"Earthbound"-what a life-affirming, smile-inducing song that is! These songs are all about Mr. Crowell facing middle-age, and all the good and bad things (mostly bad) he's done. These songs really strike a chord in me-"Still Learning To Fly," "Time To Go Inward," and "The Man In Me" are introspective, and he's not always flattering himself, either. The word honest comes to mind. There's a few songs about not really understanding the world today, "It's A Different World Now" and "Fate's Right Hand," which has my favorite darkly comic verse to ever appear in song "Trot-line Freddy's got his dogs in the trunk," and the song is filled with lines where you ask yourself "What did he just say?" Another favorite is "Preachin' to the Choir" an almost gospel rave-up, where he is making fun of himself and all his ranting and raving. I like all the rest of the songs, too. Great guitar work throughout, especially by Will Kimbrough, and a really beautiful harmony vocal by Kim Richey on "Ridin' Out the Storm." Her voice blends in so perfectly, you can barely hear her--that's the way GREAT harmony should be sung. I highly recommend this cd-use your coffee money, beer money, even raid your kids' piggy bank if you have to! A real MUST HAVE!
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13 of 13 people found the following review helpful By Bill Allison on February 23, 2004
Format: Audio CD
First off, I remember seeing his videos on CMT years back, but when I was that young, I hadn't quite developed a taste for fine songwriting. Now that I'm well into my twenties, my tastes have become a little bit more refined and I just happen to stumble across "Fate's Right Hand".
Something about this one really struck a chord with me. It wasn't just the great melodies and choruses, it was the overall quality in the writing that made the lyrics sink in so deep. The honesty of it all. Rodney Crowell, if anything, is totally unashamed to say what's on his mind and if you need proof of that just listen to the bluntness in the title-track.
Now I know that with "Fate's Right Hand", I'm barely scratching the surface. I'm off to pick up "The Houston Kid" and I can't wait to see where that takes me. This one has defintely made a fan out of me.
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12 of 12 people found the following review helpful By Barbara Williams on July 10, 2005
Format: Audio CD
I had sort of lost track of Rodney Crowell... then I heard Riding Out the Storm on late night radio somewhere. I didn't even know who it was by, but did some looking and there it was. So far I've bought four copies because I keep giving them away to people who NEED them. His voice is perfect for the thoughtful songs and they would be just as good (almost) as poetry without the music. I can't pick a favorite, but they are always moving and frequently on replay in my CD player. It defies genre; not really country, not really folk, just music and thought intertwined. And not incidentally, easy to sing along to while back on the long roads.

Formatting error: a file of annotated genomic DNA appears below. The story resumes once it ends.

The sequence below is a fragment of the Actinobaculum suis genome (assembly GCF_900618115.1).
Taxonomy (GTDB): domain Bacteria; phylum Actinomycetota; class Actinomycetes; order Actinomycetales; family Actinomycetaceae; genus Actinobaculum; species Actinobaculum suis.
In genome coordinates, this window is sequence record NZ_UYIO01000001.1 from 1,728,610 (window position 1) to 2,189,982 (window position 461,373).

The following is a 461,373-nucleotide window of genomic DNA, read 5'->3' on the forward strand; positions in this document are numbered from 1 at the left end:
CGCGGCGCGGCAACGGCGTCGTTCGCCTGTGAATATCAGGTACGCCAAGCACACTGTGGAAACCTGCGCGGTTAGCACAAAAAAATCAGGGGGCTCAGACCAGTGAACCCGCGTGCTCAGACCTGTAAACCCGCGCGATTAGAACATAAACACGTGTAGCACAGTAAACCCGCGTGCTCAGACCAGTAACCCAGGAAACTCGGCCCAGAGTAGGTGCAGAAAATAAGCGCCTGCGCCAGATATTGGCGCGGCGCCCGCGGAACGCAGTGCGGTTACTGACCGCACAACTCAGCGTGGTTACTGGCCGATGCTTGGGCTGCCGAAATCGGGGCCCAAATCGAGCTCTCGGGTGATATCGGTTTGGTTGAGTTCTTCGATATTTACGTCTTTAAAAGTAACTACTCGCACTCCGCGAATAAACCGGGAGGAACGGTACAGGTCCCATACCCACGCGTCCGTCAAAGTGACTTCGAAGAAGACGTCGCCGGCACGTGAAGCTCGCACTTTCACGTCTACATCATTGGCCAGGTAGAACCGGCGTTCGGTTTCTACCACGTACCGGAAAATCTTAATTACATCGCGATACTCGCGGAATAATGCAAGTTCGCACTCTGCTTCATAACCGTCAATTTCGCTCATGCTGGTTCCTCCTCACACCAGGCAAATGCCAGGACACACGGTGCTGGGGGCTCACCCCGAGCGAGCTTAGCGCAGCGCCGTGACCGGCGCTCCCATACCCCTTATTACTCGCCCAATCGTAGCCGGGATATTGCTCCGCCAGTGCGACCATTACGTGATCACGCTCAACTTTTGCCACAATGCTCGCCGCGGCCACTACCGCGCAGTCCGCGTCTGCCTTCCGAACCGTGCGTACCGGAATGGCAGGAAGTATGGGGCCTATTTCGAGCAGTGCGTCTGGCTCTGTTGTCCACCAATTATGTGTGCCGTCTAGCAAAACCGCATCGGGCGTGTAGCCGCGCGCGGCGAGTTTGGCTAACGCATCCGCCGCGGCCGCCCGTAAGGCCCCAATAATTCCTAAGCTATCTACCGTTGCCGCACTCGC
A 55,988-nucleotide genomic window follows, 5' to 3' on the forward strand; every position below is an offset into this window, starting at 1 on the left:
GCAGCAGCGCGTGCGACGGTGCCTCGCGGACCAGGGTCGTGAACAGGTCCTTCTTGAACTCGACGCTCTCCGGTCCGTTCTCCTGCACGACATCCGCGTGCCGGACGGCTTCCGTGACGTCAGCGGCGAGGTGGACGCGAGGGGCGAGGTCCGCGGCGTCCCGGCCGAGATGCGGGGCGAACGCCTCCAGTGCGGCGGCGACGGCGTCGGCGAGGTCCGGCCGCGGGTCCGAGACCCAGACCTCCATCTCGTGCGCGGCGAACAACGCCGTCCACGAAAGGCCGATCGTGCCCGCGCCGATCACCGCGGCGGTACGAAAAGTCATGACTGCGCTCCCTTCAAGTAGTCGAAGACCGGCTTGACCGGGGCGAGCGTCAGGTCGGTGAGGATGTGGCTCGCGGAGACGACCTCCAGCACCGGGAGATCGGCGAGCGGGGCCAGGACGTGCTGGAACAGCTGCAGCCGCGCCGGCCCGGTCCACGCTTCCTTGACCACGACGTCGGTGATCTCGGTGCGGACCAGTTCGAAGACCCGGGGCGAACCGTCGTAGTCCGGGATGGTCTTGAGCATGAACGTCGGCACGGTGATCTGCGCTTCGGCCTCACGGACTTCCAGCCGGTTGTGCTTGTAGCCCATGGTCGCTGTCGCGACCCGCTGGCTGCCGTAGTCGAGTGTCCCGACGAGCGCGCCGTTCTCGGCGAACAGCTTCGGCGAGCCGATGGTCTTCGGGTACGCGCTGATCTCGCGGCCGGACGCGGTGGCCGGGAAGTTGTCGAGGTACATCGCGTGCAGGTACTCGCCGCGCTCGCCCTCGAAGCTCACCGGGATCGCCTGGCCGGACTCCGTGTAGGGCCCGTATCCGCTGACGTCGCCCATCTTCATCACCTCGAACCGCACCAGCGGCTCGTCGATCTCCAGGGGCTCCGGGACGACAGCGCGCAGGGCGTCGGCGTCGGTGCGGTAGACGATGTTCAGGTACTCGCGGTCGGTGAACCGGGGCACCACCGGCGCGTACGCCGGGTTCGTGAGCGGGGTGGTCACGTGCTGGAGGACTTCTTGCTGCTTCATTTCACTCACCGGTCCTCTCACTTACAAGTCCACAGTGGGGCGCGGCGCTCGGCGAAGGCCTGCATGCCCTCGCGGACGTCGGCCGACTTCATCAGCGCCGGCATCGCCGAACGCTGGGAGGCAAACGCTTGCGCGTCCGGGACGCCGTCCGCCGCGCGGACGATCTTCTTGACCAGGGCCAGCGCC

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12 of 12 people found the following review helpful By PBM on December 31, 2003
Format: Audio CD
The video of "Earthbound" made me purchase this CD, and I'm happy to say that this song is just one of many gems on Rodney's latest contribution to the world of music. Each track of this collection lends itself to the overall theme...self reflection, evaluation, and a striving to right the wrong choices of yesterday...or at least make peace with them. The pictures that will flash through your mind as you listen to his descriptive lyrics...like those of "Ridin' Out the Storm" or the title song...will be fresh and thought provoking. "Time To Go Inward" and "Still Learning How to Fly" are other favorites of mine. But it's not really fair to point out a few...they are all worthy of many listens. The song arrangements are clever and catchy and the musicianship is tight. His vocals are inspired, and the lyrics (he wrote them all) by this talented writer/performer will put to shame some of the sillier tunes that you hear so frequently today on "country" radio. This music, however, spans a few genres..as all quality music usually does. Rodney has put together a worthy collection here, and I hope it finds the recognition and sales it deserves. To be honest, I purchased my only other Crowell album a few years back, and though I liked a few of the songs, a lot of them them didn't connect with me. But this CD is a keeper from top to bottom. Men and women can both relate to his ideas here...particularly if you are a "baby boomer". His words are blunt sometimes...but honest and real. You'll find yourself pondering his conclusions and saying to yourself, "Yeah...he's right!". I also liked the CD packaging and those photos of Rodney on the beach! Good job, Mr. Crowell.